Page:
An American VPN research and advisory company has urged US President Donald Trump to ratchet up the country’s acts of sabotage targeting cyberworld activity by various Iranian entities.
Earlier this week, VPN.com CEO Michael Gargiulo wrote a letter to Trump, advising that Washington eliminate all global Internet access and service to all “.ir domains,” which number over 1.3 million, the company said in a press release. The letter was also addressed to the US Treasury Department, and Internet Corporation for Assigned Names and Numbers.
The domains’ services serve as handy and indispensible means of assistance to every Iranian, taking care of a whole host of their everyday needs, ranging from cutting the red tape to online shopping and entertainment.
The move, the US company’s 26-year-old CEO claimed, had to be taken in response to “the most extreme censorship measures in Iranian history.”
He was referring to the Islamic Republic’s recently limiting access to the Internet for security reasons after riots broke out in several cities across the country over gasoline price hikes.
During the melee, the riotous elements, dozens of whom were later found to be in the service of foreign interests, including that of the US, would resort to extensive violence, setting fire to, looting, or destroying various public facilities, including banks, gas stations, and department stores.
Tehran says a group of “saboteurs” were using online services like navigation and maps to coordinate their activities in large cities across the country.
Mobile and Wi-Fi Internet access has, however, been restored countrywide. Foreign Ministry Spokesman Abbas Mousavi clarified on Monday that while Tehran recognizes free access to information as a right, the restriction had been applied during the riots only to safeguard national security, adding that connectivity was re-established later nationwide as the situation improved.
Nevertheless, Gargiulo called the security precaution a “malign and oppressive decision,” recommending sanctions that block access to more than 1,131,300 .ir domains, “all of which cannot currently be accessed by Iranian citizens due to government-initiated censorship.” His comments came while the precaution taken by Tehran had exempted the specific domains in order not to cripple public services.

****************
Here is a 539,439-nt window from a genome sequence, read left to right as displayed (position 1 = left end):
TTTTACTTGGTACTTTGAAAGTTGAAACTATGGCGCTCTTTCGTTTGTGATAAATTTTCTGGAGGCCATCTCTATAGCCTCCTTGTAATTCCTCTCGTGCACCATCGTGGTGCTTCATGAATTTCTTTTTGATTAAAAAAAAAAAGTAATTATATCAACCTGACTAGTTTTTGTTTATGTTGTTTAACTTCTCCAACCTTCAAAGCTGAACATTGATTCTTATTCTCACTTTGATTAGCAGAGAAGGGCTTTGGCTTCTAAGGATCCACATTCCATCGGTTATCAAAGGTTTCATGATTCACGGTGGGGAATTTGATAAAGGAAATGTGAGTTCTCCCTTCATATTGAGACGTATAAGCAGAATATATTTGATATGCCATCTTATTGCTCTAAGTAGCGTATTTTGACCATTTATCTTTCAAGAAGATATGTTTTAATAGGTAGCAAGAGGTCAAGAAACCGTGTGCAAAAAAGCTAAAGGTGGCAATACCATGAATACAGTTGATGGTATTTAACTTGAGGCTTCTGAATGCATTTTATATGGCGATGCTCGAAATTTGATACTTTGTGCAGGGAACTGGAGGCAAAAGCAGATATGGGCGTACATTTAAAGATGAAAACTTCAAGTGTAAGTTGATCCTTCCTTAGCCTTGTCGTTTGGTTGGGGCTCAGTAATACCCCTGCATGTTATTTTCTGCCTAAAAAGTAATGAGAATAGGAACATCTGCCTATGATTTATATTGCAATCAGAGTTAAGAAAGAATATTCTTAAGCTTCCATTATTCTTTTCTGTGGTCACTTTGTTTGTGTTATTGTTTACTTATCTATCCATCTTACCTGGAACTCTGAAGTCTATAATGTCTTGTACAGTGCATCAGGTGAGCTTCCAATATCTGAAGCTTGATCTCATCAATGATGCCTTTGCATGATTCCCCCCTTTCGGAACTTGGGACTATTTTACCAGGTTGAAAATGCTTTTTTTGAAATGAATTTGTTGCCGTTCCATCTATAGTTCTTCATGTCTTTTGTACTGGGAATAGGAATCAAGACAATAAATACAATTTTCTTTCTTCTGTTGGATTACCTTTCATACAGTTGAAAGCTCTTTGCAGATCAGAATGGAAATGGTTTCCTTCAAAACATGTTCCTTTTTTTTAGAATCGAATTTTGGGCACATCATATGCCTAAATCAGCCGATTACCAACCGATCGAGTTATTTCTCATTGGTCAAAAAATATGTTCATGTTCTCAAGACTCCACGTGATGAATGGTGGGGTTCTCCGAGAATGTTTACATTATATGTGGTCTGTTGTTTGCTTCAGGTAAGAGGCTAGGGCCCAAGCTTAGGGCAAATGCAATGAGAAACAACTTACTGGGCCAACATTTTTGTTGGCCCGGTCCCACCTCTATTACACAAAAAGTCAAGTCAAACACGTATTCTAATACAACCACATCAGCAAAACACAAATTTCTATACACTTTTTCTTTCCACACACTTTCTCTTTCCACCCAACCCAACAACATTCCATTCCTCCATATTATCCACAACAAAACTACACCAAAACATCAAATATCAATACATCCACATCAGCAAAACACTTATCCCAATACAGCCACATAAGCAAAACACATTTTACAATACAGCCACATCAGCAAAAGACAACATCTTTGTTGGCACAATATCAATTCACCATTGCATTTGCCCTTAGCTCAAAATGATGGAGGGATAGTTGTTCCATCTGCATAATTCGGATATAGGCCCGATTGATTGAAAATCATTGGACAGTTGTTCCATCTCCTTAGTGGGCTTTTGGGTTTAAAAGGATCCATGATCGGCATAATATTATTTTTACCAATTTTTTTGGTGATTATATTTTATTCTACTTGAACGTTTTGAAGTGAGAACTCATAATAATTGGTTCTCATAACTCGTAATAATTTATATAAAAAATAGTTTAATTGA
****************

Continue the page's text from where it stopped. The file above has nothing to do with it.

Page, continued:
The VPN.com chief himself acknowledged that such potential US sanction “would cause massive economic and communication disruption to Iran,” but still claimed that his recommendations were sought to “promote peace and freedom of expression for the people of Iran.”
He noted that he had composed the letter to notify Washington that “there are additional pressures, targeting Iran, that can be applied to fast track diplomacy” with the country, which he alleged was “the world’s largest state sponsor of terrorism.”
The US has already made the Islamic Republic a target of its self-styled campaign of “maximum pressure.”
The drive has seen the US leaving a multi-party nuclear agreement with Iran last year, and returning the nuclear-related sanctions that the deal had lifted. Both the withdrawal and re-imposition of the bans came while the nuclear accord has been ratified in the form of a United Nations Security Council resolution.
Earlier this month, the Treasury Department’s Office of Foreign Assets Control added Iran's Minister of Information and Communications Technology (ICT) Mohammad Javad Azari Jahromi to its sanctions list that would freeze any of his property under US jurisdiction and prohibit Americans from any dealings involving those assets.
Azari Jahromi dismissed the sanctions, saying he would not let Washington prohibit Tehran's development.
On Sunday, the US State Department also called on Facebook, Instagram, and Twitter to block the accounts of Iranian government leaders over the Internet blackout.
This February, reports indicated that Iranian users of iOS -- a mobile operating system created by Apple Inc. -- had been unable to access the installed applications originating in Iran.
Back in August 2018, Facebook targeted hundreds of accounts allegedly tied to Iran and Russia under the pretext of fighting what it calls “misinformation” campaigns. Among the accounts was one belonging to the Quest 4 Truth (Q4T) Iranian media organization, which promotes Islamic values.
A similar move was taken by Google against 39 YouTube channels at the time. The channels reportedly belonged to the Islamic Republic of Iran Broadcasting (IRIB), which condemned the move as a “coordinated” campaign and a "clear example of censorship" aimed at preventing the dissemination of truth and alternative viewpoints online.
In September that year, Foreign Minister Mohammad Javad Zarif harshly criticized Twitter for blocking the accounts of "real Iranians," but overlooking the "regime change" propaganda spewing out of Washington.